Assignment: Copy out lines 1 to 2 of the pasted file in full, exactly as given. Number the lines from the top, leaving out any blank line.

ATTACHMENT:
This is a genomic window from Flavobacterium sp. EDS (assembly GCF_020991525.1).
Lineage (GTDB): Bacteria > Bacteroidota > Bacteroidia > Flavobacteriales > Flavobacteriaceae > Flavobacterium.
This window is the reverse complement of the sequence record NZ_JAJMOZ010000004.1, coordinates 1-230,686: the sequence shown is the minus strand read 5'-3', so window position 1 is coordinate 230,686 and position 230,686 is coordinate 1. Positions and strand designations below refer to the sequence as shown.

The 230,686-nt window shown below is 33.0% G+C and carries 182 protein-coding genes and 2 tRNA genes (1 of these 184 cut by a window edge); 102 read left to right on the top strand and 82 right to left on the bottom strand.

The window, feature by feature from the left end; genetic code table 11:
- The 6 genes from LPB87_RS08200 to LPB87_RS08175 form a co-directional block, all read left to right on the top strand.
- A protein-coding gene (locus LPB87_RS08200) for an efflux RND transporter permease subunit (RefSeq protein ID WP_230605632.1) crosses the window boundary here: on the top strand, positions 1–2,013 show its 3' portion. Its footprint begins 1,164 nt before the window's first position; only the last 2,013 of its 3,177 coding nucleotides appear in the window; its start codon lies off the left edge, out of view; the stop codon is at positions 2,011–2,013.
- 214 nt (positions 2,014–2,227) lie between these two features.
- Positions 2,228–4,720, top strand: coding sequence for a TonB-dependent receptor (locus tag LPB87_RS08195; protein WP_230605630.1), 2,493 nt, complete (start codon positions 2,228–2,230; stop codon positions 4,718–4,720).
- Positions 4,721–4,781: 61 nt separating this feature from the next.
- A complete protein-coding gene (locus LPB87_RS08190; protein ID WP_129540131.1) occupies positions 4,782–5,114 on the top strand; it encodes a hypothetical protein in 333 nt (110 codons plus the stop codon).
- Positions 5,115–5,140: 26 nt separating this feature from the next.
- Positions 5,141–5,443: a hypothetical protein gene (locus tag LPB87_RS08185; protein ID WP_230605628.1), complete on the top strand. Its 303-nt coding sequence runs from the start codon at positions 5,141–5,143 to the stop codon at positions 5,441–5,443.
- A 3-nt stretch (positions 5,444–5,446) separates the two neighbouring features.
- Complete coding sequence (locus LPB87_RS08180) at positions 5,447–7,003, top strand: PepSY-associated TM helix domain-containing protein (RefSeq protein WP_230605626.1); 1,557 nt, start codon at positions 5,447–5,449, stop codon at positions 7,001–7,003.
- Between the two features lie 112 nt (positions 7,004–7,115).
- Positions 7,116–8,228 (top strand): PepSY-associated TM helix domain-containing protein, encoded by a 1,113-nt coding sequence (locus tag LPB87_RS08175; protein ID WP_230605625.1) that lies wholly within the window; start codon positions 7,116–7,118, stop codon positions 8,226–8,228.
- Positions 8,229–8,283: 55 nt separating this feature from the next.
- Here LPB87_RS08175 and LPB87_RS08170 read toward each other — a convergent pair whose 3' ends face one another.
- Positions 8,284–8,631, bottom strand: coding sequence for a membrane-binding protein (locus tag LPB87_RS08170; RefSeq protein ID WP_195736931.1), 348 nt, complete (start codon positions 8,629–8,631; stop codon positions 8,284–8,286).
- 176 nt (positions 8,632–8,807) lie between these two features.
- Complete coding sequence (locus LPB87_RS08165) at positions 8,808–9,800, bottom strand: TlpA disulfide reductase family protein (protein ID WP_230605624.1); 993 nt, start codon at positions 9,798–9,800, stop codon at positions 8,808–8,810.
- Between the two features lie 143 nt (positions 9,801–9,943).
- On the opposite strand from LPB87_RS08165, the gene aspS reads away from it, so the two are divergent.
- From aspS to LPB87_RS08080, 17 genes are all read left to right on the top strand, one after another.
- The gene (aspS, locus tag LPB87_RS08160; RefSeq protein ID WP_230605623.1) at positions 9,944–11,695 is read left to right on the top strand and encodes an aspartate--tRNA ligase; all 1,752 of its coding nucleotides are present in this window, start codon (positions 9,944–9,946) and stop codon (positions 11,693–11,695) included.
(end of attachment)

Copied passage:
This is a genomic window from Flavobacterium sp. EDS (assembly GCF_020991525.1).
Lineage (GTDB): Bacteria > Bacteroidota > Bacteroidia > Flavobacteriales > Flavobacteriaceae > Flavobacterium.